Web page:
In an op-ed published April 26, 2014 on the website of Alarabiya TV, the channel's director, 'Abd Al-Rahman Al-Rashed, wrote that elections in Arab countries, even if outwardly democratic, often produce dictatorial regimes or are used by such regimes to consolidate their rule. He explained that Arab republics are the outcome of the religious and military institutions, and that, as long as these institutions maintain their grip on power, these republics can never advance into genuine democracy.
The following is an English translation of the article that was published on the website.
'Abd Al-Rahman Al-Rashed (image: alarabiya.net)
"Election carnivals are sweeping the Arab world, from Mauritania to Algeria to Egypt, Iraq and Syria. Ballot boxes are the greatest trick dictators used to stay in power, and many people fell for it.
"This week, Mauritanian President Mohammad Ould Abdel Aziz decided to hold new elections, ignoring the fact that no one recognized the results of the previous ones he held. In Algeria as well, President Bouteflika won the presidential elections for the fourth term. Despite his illness, Bouteflika insisted on voting for himself. Next month, General Abdel Fattah al-Sisi, almost unrivaled, will be waiting for Egyptians to choose him as their sixth president. Then there is the Syrian president announcing his candidacy for the upcoming presidential elections, after slaughtering a quarter of a million people and rendering 9 million people homeless. As for Libya, the former elected prime minister fled to Germany after receiving death threats, and the Prime Minister-designate resigned later on for the same reason."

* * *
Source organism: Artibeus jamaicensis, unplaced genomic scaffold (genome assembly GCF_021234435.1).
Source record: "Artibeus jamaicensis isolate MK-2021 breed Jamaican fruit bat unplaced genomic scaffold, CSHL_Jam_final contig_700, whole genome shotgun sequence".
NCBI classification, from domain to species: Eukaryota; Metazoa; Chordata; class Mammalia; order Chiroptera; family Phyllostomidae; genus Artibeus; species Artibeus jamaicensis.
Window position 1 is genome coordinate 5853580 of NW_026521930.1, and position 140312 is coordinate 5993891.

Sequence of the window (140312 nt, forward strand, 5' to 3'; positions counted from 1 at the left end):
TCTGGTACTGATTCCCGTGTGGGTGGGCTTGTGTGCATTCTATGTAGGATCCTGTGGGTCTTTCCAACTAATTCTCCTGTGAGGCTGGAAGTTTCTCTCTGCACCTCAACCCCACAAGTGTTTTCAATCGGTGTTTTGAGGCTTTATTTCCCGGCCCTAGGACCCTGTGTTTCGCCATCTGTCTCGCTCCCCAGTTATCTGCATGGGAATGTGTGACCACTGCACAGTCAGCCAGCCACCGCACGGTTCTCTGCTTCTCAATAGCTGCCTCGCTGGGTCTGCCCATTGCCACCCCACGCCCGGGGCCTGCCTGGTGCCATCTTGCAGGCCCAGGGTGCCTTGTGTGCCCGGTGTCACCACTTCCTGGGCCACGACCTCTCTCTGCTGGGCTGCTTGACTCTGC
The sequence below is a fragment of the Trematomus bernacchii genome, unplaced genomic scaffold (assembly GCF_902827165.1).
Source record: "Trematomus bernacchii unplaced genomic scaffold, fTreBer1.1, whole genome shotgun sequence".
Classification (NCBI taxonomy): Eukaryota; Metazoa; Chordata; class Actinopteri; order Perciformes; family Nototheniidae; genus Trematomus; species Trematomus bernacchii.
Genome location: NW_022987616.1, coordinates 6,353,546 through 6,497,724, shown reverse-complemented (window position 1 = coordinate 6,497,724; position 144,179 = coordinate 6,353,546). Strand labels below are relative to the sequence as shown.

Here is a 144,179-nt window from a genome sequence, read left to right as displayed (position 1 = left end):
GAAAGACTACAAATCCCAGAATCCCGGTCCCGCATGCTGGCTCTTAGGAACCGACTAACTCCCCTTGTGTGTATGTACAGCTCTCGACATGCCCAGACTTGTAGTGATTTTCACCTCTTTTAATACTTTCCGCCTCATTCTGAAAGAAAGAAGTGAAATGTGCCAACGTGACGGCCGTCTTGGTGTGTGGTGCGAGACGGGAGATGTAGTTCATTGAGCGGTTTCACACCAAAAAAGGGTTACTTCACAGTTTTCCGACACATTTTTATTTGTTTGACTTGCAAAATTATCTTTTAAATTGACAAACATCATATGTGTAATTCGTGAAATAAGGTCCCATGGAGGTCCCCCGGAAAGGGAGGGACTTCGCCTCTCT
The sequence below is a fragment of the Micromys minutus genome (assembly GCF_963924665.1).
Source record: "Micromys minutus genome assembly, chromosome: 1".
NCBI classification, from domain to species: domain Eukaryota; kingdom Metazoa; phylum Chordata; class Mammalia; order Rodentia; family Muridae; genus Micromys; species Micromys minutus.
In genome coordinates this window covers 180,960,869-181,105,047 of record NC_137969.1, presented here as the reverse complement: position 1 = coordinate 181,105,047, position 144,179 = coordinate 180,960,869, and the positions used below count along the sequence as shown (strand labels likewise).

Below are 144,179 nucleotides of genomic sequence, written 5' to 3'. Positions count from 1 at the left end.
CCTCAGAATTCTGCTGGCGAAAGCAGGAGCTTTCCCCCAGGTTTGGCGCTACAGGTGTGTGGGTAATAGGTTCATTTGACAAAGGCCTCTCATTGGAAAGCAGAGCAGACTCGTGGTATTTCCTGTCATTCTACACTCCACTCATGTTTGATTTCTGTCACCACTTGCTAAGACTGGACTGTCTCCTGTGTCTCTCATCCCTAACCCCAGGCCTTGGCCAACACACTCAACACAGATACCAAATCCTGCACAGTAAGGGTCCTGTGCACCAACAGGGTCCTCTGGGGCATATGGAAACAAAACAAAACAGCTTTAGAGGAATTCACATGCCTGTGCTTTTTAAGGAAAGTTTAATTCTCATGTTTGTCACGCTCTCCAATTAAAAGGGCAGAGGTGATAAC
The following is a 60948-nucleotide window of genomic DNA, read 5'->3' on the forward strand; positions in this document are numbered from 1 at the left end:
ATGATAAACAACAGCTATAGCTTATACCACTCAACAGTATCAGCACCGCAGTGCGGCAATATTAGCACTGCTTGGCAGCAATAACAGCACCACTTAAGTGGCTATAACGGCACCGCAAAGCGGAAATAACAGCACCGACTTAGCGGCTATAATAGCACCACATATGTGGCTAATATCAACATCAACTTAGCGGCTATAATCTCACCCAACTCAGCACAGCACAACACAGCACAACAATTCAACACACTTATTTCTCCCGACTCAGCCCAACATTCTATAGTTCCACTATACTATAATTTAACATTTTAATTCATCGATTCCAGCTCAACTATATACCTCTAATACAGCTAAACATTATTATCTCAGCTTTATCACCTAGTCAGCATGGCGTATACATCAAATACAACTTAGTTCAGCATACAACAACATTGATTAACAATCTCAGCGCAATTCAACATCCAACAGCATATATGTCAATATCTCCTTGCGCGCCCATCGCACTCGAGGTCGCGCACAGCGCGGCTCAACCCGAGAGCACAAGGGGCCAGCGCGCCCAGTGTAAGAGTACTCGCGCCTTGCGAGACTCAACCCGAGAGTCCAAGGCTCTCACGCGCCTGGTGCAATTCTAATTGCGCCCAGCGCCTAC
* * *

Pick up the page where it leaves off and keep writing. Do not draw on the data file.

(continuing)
"The Question Remains, Do You Still Believe In Democracy Around You?"
"The question remains, do you still believe in democracy around you? This is an old story that Britain tried to impose in the first decades of the 20th Century in Iran, Egypt, Sudan, Libya, and Iraq. The Americans tried to do the same in Iraq and consequently, Iraqi Prime Minister Nuri Al-Maliki has grabbed more power than the former dictator Saddam Hussein, whose toppling cost amounted to a trillion dollars.
"From Syria to Mauritania and South Sudan, Arab republics are the outcome of the religious and militant institutions. As long as these two institutions maintain the grip on power, the region will never advance into an era of civilized democracy. The Arab democracy crisis, whether real or false, will often lead to repressive regimes, led by religious men or militants.
"Egypt is a typical example: following Tahrir Square’s angry demonstrations that toppled President Hosni Mubarak, people resorted to the ballot box to choose their next president. The first elections crowned a fascist religious party to rule the country, refuting the same democracy that got the party to power. At that point, millions of people, again, protested against the theocratic rule, and army emerged as their only savior."
"The Arab Democracy Crisis, Whether Real Or False, Will Often Lead To Repressive Regimes, Led By Religious Men Or Militants"
"Another great example of the religious militant monster was Sudan. Omar al-Bashir and Sheikh Hassan al-Turabi ruled Sudan in the late 1980s. Al-Bashir wanted to seize all the power, which led to endless crisis. Fearing his ouster, he formed a bilateral alliance again. In Libya, politically immature extremist religious groups are trying to take over the rule by terrorizing parliamentarians, ministers and embassies. These groups have succeeded in sabotaging the situation by being armed and staying in the Parliament. They tried to rule though militias, the same way Qaddafi governed the country.
"The Arab democracy crisis, whether real or false, will often lead to repressive regimes, led by religious men or militants."
 Alarabiya.net, April 26, 2014.